If you want to treat a disease you have to have someone take a tablet. That contains a compound.

[Caption: Healing from nature]

We make a difference by discovering those compounds from the wonderful biodiversity of Queensland.

Professor Ian Wronski AO

Deputy Vice Chancellor, Division of Tropical Health and Medicine, James Cook University, Townsville

Queensland is exciting. Not only are you at the doorstep of tropical diseases in all its form but you are also in a developed country with a tremendous health system and institutions and government who are really focused on the development of tropical health know-how that I think is gaining attraction worldwide.

[Caption: Eliminating disease]

Dr Steven Donohue

Director, Tropical Public Health Unit, Queensland Health

Eliminate Dengue is making a huge difference because Dengue Fever was such a burden. Many people sick.

And now because of Eliminate Dengue program we’ve gone from lots of outbreaks every wet season to virtually nothing.

Dr Andrew Turley

Field Trial Manager (Australia), Eliminate Dengue

The success has meant that we can transfer this research overseas into international communities where we can have an even bigger impact on the transmission of dengue.

[Caption: Making mining safer ]

Lachlan Campbell

Vice President, Marketing and Technology, GroundProbe

We’re lucky that Queensland and Brisbane in particular is really a hub for mining technology and science. People around the world look to us for the new solutions that are going to drive innovation and change throughout our industry.

Professor Srinivasan Mandyam

Professor of Visual Neuroscience and Robotics, Queensland Brain Institute

School of Information Technology and Electrical Engineering, The University of Queensland (UQ)

Small creatures flying insects [fly] can navigate with a very small brain and limited resources so the challenge is – how can we do what a bee does in a plane?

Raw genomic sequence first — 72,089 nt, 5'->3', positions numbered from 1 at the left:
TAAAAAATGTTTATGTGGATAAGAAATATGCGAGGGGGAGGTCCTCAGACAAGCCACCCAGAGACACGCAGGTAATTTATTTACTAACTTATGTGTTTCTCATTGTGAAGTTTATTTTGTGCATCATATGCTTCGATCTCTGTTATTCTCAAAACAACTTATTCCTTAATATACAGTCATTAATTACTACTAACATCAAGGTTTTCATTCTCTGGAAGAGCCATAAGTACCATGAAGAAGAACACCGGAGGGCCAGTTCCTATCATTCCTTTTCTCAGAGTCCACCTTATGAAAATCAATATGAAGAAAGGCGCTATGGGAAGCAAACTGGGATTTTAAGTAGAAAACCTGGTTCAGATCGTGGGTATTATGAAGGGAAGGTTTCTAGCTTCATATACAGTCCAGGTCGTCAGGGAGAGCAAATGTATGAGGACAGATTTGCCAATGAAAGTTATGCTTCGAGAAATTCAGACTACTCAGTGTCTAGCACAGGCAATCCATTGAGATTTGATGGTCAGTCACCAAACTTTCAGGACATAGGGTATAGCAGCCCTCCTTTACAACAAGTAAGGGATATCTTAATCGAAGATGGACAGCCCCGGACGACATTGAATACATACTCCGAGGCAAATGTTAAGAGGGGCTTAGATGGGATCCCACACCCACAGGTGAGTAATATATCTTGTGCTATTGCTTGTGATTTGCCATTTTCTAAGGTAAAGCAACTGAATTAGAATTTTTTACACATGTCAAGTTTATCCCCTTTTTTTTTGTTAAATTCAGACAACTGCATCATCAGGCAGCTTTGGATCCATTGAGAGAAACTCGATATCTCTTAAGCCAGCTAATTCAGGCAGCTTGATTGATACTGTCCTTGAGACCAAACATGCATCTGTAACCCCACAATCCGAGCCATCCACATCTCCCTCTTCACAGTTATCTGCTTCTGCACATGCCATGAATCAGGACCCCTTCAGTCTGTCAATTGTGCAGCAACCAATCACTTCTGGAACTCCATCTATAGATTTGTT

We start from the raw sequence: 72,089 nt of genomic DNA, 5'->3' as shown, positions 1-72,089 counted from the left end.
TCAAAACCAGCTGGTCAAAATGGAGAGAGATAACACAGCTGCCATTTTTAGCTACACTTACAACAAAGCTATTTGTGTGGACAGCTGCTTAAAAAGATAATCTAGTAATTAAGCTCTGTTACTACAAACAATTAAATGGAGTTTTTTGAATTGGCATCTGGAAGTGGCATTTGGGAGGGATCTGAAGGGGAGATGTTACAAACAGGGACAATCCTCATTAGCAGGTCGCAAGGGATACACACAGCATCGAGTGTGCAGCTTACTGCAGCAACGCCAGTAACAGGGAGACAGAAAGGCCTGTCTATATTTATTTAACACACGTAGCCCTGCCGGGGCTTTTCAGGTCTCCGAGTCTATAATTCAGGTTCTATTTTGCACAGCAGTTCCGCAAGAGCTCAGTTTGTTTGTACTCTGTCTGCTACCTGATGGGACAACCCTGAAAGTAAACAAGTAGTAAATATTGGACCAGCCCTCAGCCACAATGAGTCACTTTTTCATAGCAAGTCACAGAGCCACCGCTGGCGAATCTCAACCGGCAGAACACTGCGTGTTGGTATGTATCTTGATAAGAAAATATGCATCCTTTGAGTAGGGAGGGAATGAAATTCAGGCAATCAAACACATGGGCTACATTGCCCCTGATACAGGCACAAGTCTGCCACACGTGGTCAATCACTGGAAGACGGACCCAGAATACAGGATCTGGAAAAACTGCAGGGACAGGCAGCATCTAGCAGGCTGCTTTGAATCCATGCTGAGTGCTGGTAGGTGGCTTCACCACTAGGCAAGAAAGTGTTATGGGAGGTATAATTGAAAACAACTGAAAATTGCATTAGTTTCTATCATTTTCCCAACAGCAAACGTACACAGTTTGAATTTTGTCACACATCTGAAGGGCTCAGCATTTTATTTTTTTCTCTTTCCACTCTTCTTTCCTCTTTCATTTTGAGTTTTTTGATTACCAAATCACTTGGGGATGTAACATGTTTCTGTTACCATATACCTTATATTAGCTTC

Dr Michael Wilson

Senior Researcher, Boeing Research and Technology – Australia

Boeing has been partnering with Professor Srinivasan’s laboratory on a research project aimed at taking what we can learn from birds and bees and make robots smarter… and that’s world class research.

[Caption: Partnering for success]

Professor Srinivasan Mandyam

Partnering with an industry like Boeing it gives us a feeling of our research being relevant to society. And that’s a very big thrill.

Professor Max Lu

Past-Provost and Senior Vice-President, The University of Queensland

President and Vice-Chancellor Surrey University, UK

I’m proud of the fact that I have been contributing significantly to leading a world top 50 university in this wonderful state that in turn puts Queensland science and technology on the world map.

Professor Ian Frazer AO

Queensland science makes a difference not only in Queensland but also globally. We focus on science that is not only important for ourselves but for our region and the planet.

Vanessa Lussini, QUT

Queensland science…

Professor Ron Quinn

…making a difference

Professor Robert Henry

Queensland science…

Professor Sagadevan Mundree

…making a significant difference

Nigel Meadows, Insitu Pacific

Queensland science is…

Professor Lidia Morawska

…making a difference.

[Caption: Queensland Science making a difference]

[Caption: Come join us]

[Logo: ADVANCE Queensland Jobs now, jobs for the future]

[Caption: Queensland Science Making a difference]

[Logo: Queensland Government]

Leading engineering research

Queensland has nine universities including three of Australia’s largest. Details of 200 plus research centres in Queensland are available by searching the Queensland science capability directory.

Engineering research centres

Queensland more than 90 Queensland research organisations are involved in the engineering science sector including: